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Chapter Two 

Of the plan to conceal the body



Mr. Moses Mendoza, the main benefactor of our house, came before the grates had been cleaned and new fires lain for the day. Covent Garden had shaken itself awake and I could hear the clatter of business below. Mr. Mendoza was a merchant and had a house close by St. Paul’s, on the other side of the square. Some years earlier, his insurance company accused him of a fraud. Cargo was taken from the hold of a ship and the very same sunk and a claim made on the loss of the goods. For his sins Mr. Mendoza received naught but a fine. It is well known that those convicted of lesser offences, such as the theft of bread, swing from the gallows. Surely, the world is topsy-turvy in this respect?

It must be said, Mr. Mendoza was not a good-looking man. He had a bulbous nose and a squint that made him look as if he was perpetually winking. His periwig was always askew and he wrung his fingers, continually. Albeit his wife disapproved of his interest in our Abbess’s nunnery, he continued to prey on Mother Shadbolt’s fortunes. I have often wondered at their relationship. They seemed more like brother and sister than man and mistress. As I knew nothing of Mother Shadbolt’s life, other than that she was our keeper, it could have been possible that she was a member of Mr. Mendoza’s family.

In any event, the gentleman in question indicated his wish for a private conversation with our bawd. She told me to remain with the body and, once Sprue had finished with it, go out and watch for those who might seek Westman. It was, of course, impossible to staunch the flow of gossip, but we could, at least, all be in accord as to the circumstances of the poor man’s death and we could salt our conversations appropriately, when the time came.

“You do not know anything,” Mother Shadbolt said. “Should you come upon one of Fielding's Bow Street Runners, or a Constable, you have not seen nor heard of this man and that is all there is to it. If and when his body is found, it did not happen here. Do you understand me? And clean yourself up girl.”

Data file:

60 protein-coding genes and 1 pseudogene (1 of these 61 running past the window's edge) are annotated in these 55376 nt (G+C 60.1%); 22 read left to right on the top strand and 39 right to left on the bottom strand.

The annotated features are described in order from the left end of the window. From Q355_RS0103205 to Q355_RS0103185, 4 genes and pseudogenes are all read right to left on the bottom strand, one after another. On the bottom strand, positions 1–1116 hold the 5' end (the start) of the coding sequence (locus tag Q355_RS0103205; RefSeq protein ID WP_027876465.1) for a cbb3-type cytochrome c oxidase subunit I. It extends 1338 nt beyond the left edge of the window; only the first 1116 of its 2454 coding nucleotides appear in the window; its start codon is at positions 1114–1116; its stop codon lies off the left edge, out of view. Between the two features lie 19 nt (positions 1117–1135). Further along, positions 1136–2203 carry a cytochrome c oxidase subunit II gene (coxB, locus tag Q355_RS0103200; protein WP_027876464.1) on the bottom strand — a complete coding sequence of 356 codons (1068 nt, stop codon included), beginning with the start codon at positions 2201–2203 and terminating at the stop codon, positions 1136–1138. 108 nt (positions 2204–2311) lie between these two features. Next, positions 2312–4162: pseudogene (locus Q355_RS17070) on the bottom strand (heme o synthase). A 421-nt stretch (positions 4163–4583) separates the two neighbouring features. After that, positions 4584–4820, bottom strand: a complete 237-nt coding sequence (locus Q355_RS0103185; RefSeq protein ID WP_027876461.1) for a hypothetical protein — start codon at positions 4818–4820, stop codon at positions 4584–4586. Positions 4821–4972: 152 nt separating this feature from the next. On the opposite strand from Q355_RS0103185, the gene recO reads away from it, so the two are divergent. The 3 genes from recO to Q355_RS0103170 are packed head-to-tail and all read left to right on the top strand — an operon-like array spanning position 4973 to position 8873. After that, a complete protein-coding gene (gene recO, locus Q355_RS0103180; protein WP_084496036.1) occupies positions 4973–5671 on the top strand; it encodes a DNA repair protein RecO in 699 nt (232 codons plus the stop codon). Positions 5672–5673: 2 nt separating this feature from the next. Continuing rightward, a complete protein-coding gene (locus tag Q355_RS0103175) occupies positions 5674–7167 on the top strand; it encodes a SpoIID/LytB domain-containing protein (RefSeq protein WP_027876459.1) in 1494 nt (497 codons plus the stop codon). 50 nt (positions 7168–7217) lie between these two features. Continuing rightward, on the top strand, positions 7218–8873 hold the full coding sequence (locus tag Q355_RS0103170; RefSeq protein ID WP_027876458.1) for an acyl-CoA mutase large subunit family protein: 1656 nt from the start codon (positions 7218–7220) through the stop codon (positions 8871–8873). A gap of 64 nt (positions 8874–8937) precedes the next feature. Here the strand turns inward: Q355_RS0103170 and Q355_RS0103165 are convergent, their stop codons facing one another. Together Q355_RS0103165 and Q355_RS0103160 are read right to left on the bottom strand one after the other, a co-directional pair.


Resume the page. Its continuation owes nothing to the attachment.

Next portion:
Daisy and I nodded in accord. Sir John Fielding’s Bow Street Runners were considered to be the foremost detective agency in the land. They gathered information, infiltrated the vilest of gangs, and hunted highwaymen and murderers alike. Agents scoured the stews for intelligence, all of which was fed to Sir John, such that neither arch-criminal nor petty jade alike would escape justice. He was indefatigable in his pronouncements on the nature of crime and punishment, yet he allowed bawdy houses like ours to continue their existence unmolested. 

The other girls would follow our lead. We knew that to go against Mother Shadbolt would mean we would be on the street. None of us wanted that. We were a cut above those who found their business in the courts and alleys of our fair city. We lived in a discreet house. We were not gutter tripe. We danced attendance on aristocracy. Every one of Mother Shadbolt’s girls could be relied on to do her bidding and maintain the reputation of the house. Mindful that I might be discovered eavesdropping, I remained in the hall and listened to the conversation between Mother Shadbolt and Mr. Mendoza, which they conducted in the privacy of the small parlour. 

“He was a man of means?” said Mr. Mendoza.

“He was. At least, I assume so. He paid well,” replied Mother Shadbolt. 

I imagined her hand going to her purse as she calculated the profit.

“You must get rid of the girl Kitty Ives,” said Mr. Mendoza. “She is a liability.”

“But she is my best. I cannot just send her away.”

“It is your choice of course, but keeping her might mean I take my patronage elsewhere. You would not want that would you?”

“No, but…”

“Send her away or suffer the consequences.”

“Thomas Partington might take her on for his Islington bagnio,” mused Mother Shadbolt. “Though it pains me to let her go.”

I gasped. They fell silent. Full of fear, I shrank back into the shadows. It was not long before they continued, albeit in lower tones.

“You know what to do,” said Mendoza. “Get the body out of here as soon as you can and we will say no more of it. Do you have any idea of the circumstances of his death?” 

“No, none, other than he was ripped from ear to ear. A fine mess I might say and one which will cost dear to clean up.”

“It is more than likely that the girl killed him… and she expects us to believe he died by another’s hand.” 

“No. I don’t believe so. She has never given cause… No, that’s not true,” said Mother Shadbolt. 

At this point I almost burst forth upon them, but I remembered my precarious situation and instead, held my breath and listened even more intently.

“Ah, would that these times were long past. The earth, air and sea are ever peopled with grotesque spirits. Get her out of here this very day.”

“I’ve made arrangements with Sprue to take the body from us,” said Mother Shadbolt. “He’s up there now.”

“That villain?”

“He will do my bidding and if he knows what is good for him, he’ll keep his mouth shut.”

“He had better my dear. He had better, or it will be the worse for you.” 

Shaking, I backed away and bumped into Priss, hiding in the darkness. 

“They’re going to send you to Islington,” she hissed. 

I had never warmed to Priss. She was small, with curly dark hair, upturned nose, and piercing eyes that ever burned for a fight.

“Not if I can help it,” I replied. I intended to remain in Covent Garden. No one would send me away.